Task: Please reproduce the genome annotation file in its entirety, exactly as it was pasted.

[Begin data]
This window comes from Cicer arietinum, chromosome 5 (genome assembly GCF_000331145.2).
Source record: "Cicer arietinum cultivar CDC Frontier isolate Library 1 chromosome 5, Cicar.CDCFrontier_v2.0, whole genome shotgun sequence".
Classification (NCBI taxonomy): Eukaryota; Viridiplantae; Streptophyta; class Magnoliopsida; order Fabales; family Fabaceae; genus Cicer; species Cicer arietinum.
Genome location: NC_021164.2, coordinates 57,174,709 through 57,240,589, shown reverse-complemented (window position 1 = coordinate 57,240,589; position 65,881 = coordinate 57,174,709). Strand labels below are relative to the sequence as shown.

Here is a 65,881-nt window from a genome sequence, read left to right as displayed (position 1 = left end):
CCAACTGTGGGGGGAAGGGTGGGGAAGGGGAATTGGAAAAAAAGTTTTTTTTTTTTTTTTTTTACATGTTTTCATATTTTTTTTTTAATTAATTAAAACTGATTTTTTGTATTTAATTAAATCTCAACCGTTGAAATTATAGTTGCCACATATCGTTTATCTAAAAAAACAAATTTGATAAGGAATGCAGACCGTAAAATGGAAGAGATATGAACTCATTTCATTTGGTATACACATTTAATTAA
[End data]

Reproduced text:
This window comes from Cicer arietinum, chromosome 5 (genome assembly GCF_000331145.2).
Source record: "Cicer arietinum cultivar CDC Frontier isolate Library 1 chromosome 5, Cicar.CDCFrontier_v2.0, whole genome shotgun sequence".
Classification (NCBI taxonomy): Eukaryota; Viridiplantae; Streptophyta; class Magnoliopsida; order Fabales; family Fabaceae; genus Cicer; species Cicer arietinum.
Genome location: NC_021164.2, coordinates 57,174,709 through 57,240,589, shown reverse-complemented (window position 1 = coordinate 57,240,589; position 65,881 = coordinate 57,174,709). Strand labels below are relative to the sequence as shown.

Here is a 65,881-nt window from a genome sequence, read left to right as displayed (position 1 = left end):
CCAACTGTGGGGGGAAGGGTGGGGAAGGGGAATTGGAAAAAAAGTTTTTTTTTTTTTTTTTTTACATGTTTTCATATTTTTTTTTTAATTAATTAAAACTGATTTTTTGTATTTAATTAAATCTCAACCGTTGAAATTATAGTTGCCACATATCGTTTATCTAAAAAAACAAATTTGATAAGGAATGCAGACCGTAAAATGGAAGAGATATGAACTCATTTCATTTGGTATACACATTTAATTAA